“This is us trying to get your attention, trying to get a voice for ourselves,” said Diana Ramirez, a Richmond Kids First coalition youth member. “We’ve spent so much time and effort every single day going out canvasing, staying out in the sun, just to be able to get a chance for the community in Richmond to be able to vote on this.” Ramirez was one in a long line of youth speakers detailing their work to deliver the ballot measure.

Speaking to councilmembers, the district’s Contra Costa County Supervisor John Gioia said, “Last week you fulfilled the wishes of 5,500 Richmond voters and placed the rent control ordinance on this November’s ballot.” Supervisor Gioia was referencing a recent rent control ordinance of which other councilmembers expressed disapproval, but was passed through city council to land on the approaching November ballot on the principle of democratic process. Gioia reminded city council that the rent control ordinance had even less voter signatures than the proposed youth fund. “I’m here tonight with many others,” continued Gioia, “to ask you to support the will of 6,500 Richmond voters who have signed petitions and qualified this measure for the ballot. The issue isn’t whether it’s going to be on the ballot, the issue is when.”

But by then Mayor Butt, along with McLaughlin and Beckles refused to consider the measure. In a subsequent newsletter to his subscribers Mayor Butt called the Invest in Youth Coalition’s mere presence—which included nearly 70 young people of color—“the equivalent of a hostile takeover.”

Kanwarpal Dhaliwal, Director of Community Health and Integrative Practice at the RYSE Center, a major youth hub in Richmond, recognized the hard work of the room’s passionate, politically savvy youth. “The job of elected officials is to ensure every opportunity for democracy regardless of technicalities, in light of technicalities, despite technicalities. You have failed at this job,” said Dhaliwal during open comments. “We did our due diligence. We got the signatures. You put it on the agenda. You took it off of the agenda…Don’t lie to our young people. Do what’s right,” she said, “We ask that you model what it means to be a responsible adult, a responsible steward in a democratic society, and do your jobs.”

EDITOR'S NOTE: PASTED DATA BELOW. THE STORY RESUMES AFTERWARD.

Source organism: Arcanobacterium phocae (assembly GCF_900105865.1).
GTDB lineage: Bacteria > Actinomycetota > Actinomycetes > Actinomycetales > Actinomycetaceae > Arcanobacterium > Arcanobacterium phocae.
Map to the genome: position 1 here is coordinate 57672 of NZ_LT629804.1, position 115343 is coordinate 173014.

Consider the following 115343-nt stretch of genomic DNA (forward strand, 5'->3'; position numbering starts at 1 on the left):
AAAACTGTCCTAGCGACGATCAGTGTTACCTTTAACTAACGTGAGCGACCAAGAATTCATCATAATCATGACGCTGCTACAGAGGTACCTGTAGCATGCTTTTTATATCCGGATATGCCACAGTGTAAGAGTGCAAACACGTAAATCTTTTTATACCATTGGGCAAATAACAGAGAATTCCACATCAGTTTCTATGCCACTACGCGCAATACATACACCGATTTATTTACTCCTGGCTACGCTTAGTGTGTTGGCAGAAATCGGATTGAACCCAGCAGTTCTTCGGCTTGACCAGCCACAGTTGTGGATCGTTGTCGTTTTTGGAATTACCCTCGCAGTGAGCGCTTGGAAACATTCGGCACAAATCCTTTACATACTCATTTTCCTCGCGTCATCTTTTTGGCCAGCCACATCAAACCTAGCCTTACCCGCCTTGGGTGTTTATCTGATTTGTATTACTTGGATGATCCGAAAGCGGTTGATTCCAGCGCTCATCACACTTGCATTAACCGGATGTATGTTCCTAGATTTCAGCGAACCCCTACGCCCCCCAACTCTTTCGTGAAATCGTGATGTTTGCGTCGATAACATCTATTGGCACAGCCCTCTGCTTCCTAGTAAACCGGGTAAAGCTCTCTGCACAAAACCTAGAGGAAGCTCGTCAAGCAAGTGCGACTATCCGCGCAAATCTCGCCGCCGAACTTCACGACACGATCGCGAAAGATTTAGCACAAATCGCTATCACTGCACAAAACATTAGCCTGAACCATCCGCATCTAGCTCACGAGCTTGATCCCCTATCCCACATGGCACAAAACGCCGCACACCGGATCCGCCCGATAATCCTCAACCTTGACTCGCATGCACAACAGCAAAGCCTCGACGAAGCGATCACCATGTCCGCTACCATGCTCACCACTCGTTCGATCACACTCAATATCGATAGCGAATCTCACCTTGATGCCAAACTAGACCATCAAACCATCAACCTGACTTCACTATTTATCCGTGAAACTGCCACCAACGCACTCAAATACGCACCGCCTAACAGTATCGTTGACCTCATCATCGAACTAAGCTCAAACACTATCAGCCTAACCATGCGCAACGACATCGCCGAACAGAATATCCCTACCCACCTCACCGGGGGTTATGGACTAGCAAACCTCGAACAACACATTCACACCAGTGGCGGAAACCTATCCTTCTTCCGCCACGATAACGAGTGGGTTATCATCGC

Despite their refusal to hear the initiative on Tuesday’s agenda, Richmond City Council has yet another opportunity to get the measure to the elections office and uphold its duty to encourage democratic participation and process. Constituents continue to pressure council members to call a special meeting by August 12th, dedicated to considering the Richmond Fund for Children and Youth in time for the November 2017 ballot.

The Mayor, City Clerk, City Attorney, and City Council were served a letter by legal counsel to Richmond Kids First in which they urge, “The Council has already failed to fulfill that duty once, when it refused to act on the Richmond Kids First Initiative at its July 26, 2016 City Council meeting. We urge you to comply with your duty now, at the next regular City Council meeting onAugust 2, as provided for under the City’s own rules, promulgated in order to comply with the City’s own Charter.”

Partners: RYSE Center, Community Health for Asian Americans, The Ed Fund, East Bay Center for the Performing Arts, Healthy Richmond, YES Nature to Neighborhoods, Mindful Life Project, Funding the Next Generation, Pogo Park, Building Blocks for Kids.

Additional Endorsers: Supervisor John Gioia, Urban Tilth, California School-Based Health Alliance, Students for Education Reform, Shields-Reid Residents Neighborhood Council, Teachers 4 Social Justice, CBE Action.

To learn more about the Richmond Kids First Initiative email us at info@richmondkidsfirst.orgor check out our website: